As an ST..

  • an ST, how do you balance for yourself, your group, your sphere, your game, the stories that are on a grand-scale vs. personal?

    One thing I have noticed is The Story has drastically expanded (with the popularity of video games like Skyrim, where one is always the world-saving hero) the scope of importance, rather than focusing on Self or Group.

    Ex: I RP on Sheltering Colorado as Christmas, one of the Holiday Gang of Anarchs. All of our times are really scattered but - we get group play, I get personal play, and the Staff are pretty lax about how involved we need to be, due to it being primarily Camarilla and our story-scope being flexible.

    But, in other places with larger player-sizes, that scope increases drastically (The Inquisition is starting, World War III, The Rise of the Antedeluvians, Cthulu, etc). So...

    How do you, as STs, balance yourself, your stories, and your time?

  • I'm going to speak to this on two fronts, particularly on the creation of stories on a grand vs. personal scale: the tabletop scale of a group of 4-6 players, and from the LARP perspective, which is much like a MUSH in interpretation and implementation.

    From a tabletop perspective...
    A lot of the 'balance' comes from expectations of what I, the storyteller, wants to do with the game (do I want to tell a game of epic intrigue? Do I want to create a world, and let you wander around and encounter plots at random? Do we want globe-trotting power players?) and what the players want from the game (I want to be the hero!, I want moral quandries and dilemmas!, I want to kill monsters and take their stuff!, I want personal stories that draw on my extensive backstory). It's then my responsibility as an ST to engage in dialogue with the players, and see what we can collaborate towards as a group that fulfils the desires of both groups.

    For example, I ran a long-term Final Fantasy d6 game, where I had a 'save the world from the dark god' angle, and the players wanted to adventure in the vein of FF in this custom world, and wanted their personal histories involved in the game. So I built the game to do those things. This player group also was alright with some railroading, so we accounted for that to help them get from Point A to Point Z, but the world was open enough that they had multiple things to choose from to do.

    From a LARP (and MUSH) perspective...
    I do a very similiar setup, but the most significant difference is that I will make it very clear to the players that 'this is the theme/tone/setup for the LARP' and discuss how their characters would fit well into it. A big thing that we'll do is try to make it clear that, Staff have a lot of limited time, and we'll do our best to create personal stories for you, so help us along by providing us this information and helping us to weave your story into the game. This also dovetails into personal theme vs. global theme, I feel; we typically make it very clear that 'this is the theme of the game, and if you want to play in the world but not 100% engage with the theme, you're going to have to do more to make your own fun'. The onus then becomes a bit more on the player to figure out how to have things to do, if they're not 100% vested in the 'core theme' of the game. Like playing Anarchs on a Camarilla game, for example.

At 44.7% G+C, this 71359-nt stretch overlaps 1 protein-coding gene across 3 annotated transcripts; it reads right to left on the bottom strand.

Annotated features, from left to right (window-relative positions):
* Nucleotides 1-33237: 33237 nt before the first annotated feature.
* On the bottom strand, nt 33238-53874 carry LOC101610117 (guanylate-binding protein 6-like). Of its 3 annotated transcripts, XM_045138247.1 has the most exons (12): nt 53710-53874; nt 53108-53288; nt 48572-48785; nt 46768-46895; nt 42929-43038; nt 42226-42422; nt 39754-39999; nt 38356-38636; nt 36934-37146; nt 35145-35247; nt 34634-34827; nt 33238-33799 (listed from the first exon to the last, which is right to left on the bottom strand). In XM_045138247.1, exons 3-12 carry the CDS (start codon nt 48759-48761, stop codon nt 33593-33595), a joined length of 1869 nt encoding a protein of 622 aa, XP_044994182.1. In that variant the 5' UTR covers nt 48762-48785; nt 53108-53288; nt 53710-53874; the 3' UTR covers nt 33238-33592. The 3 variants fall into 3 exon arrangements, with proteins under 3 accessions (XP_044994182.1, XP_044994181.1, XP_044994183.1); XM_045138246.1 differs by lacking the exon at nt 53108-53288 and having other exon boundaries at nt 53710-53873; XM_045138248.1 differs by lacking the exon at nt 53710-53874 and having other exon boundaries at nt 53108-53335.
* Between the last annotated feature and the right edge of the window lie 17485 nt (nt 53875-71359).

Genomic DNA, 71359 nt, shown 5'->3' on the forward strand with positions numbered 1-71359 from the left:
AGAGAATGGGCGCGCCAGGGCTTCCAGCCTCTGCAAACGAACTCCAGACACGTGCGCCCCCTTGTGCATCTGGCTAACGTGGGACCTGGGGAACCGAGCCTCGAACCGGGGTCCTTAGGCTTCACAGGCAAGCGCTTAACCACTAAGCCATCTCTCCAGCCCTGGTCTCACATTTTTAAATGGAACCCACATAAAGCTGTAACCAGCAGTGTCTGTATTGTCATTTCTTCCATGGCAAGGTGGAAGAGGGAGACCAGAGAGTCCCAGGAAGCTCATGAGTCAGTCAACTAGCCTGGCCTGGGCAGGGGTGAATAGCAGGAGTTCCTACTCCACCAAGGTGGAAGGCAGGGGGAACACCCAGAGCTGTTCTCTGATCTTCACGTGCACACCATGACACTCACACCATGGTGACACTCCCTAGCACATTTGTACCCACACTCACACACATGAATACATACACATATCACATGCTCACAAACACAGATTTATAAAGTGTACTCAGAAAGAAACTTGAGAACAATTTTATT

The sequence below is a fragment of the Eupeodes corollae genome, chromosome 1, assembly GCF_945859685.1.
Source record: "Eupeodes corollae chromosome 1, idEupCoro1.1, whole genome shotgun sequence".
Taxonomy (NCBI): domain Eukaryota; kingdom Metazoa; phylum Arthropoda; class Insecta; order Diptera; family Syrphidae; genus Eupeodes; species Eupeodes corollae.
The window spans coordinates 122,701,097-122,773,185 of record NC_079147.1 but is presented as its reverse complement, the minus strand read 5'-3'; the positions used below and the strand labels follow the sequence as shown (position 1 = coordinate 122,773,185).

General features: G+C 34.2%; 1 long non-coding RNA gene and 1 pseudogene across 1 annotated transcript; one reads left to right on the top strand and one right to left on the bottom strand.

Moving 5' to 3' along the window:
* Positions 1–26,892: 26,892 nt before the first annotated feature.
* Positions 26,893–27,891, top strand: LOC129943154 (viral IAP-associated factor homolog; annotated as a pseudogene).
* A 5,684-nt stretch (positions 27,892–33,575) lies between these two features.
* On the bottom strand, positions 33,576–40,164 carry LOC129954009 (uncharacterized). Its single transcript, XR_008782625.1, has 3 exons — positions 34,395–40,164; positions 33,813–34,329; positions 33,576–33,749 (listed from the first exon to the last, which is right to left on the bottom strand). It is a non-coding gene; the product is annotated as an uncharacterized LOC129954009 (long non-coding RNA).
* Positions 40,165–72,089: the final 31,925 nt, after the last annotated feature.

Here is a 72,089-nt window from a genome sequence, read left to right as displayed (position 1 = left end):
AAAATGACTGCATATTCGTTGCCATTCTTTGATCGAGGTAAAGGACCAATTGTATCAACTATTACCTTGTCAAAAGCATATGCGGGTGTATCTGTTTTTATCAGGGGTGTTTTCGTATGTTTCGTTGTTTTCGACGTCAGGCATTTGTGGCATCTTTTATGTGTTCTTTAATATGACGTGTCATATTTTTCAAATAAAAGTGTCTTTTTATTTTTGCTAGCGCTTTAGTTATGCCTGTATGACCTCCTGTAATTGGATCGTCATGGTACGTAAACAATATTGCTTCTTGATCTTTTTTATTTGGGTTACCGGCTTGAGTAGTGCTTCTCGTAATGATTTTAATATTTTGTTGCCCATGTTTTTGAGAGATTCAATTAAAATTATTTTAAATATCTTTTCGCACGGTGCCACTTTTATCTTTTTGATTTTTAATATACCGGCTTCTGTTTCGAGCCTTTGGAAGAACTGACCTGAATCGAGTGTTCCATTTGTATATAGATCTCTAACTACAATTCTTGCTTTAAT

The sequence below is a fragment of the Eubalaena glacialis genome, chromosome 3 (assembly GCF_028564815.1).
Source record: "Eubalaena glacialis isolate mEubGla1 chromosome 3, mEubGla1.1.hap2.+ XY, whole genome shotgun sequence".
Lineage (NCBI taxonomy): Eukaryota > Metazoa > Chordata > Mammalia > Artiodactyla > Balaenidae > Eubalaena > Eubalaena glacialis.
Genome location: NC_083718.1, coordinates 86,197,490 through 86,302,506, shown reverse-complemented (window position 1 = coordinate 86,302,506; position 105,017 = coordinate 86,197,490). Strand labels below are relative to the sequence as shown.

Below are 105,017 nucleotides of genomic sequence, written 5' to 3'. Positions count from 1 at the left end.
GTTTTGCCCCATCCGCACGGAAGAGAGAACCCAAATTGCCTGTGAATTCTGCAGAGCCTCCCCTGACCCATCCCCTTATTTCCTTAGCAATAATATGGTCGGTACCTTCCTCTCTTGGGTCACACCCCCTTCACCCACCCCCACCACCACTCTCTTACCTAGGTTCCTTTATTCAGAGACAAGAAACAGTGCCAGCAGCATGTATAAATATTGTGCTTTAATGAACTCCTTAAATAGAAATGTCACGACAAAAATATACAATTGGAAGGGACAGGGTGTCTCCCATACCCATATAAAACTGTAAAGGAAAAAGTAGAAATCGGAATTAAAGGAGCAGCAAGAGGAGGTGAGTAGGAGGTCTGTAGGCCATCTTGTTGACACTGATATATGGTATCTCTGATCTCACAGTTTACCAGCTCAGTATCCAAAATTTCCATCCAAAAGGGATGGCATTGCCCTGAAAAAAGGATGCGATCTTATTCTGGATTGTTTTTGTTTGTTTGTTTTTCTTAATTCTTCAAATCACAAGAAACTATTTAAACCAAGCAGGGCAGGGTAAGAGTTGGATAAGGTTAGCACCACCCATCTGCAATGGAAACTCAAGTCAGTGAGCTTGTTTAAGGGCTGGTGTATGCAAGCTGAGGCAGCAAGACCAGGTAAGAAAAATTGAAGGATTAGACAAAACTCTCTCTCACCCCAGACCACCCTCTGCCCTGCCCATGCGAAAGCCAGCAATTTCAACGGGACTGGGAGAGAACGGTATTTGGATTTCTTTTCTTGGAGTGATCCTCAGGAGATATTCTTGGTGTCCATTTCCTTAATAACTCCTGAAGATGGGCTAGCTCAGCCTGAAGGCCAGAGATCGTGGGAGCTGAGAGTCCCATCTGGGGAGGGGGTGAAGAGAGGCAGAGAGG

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    @horrorhound said in As an ST..: an ST, how do you balance for yourself, your group, your sphere, your game, the stories that are on a grand-scale vs. personal?

    Usually when a story is set to be personal it starts out that way. A pack wants something ran, for example, so there isn't that much need to balance it out; they are the stars. At that point it's pretty similar to being a table-top DM/ST, with the main difference being you can't blow up the city in the process.

    Otherwise my PrP series are launched from a neutral place exactly so that I can fit personal storytelling in them later on. That's tricky - and potentially unwanted - to plan for; sometimes characters I want to buy in don't, and others I didn't expected show up big time. There's no control over this since OOC factors play in the mix (RL schedules, players already having too much on their plate, etc) so I read the room and respond accordingly.

    So to answer the OP's question I balance things dynamically because there's no one-size-fits-all approach here. Stories just need to stay flexible to accommodate newcomers, emerging ideas and approaches, even for interactions with other plots ran at the same time.

    The one thing that isn't flexible is my own time. I have what I have, and I'm available when I'm available. Everything else has to work based on that or else it won't work at all, so my responsibility here is to make it clear from the start and stick to it as much as life allows.

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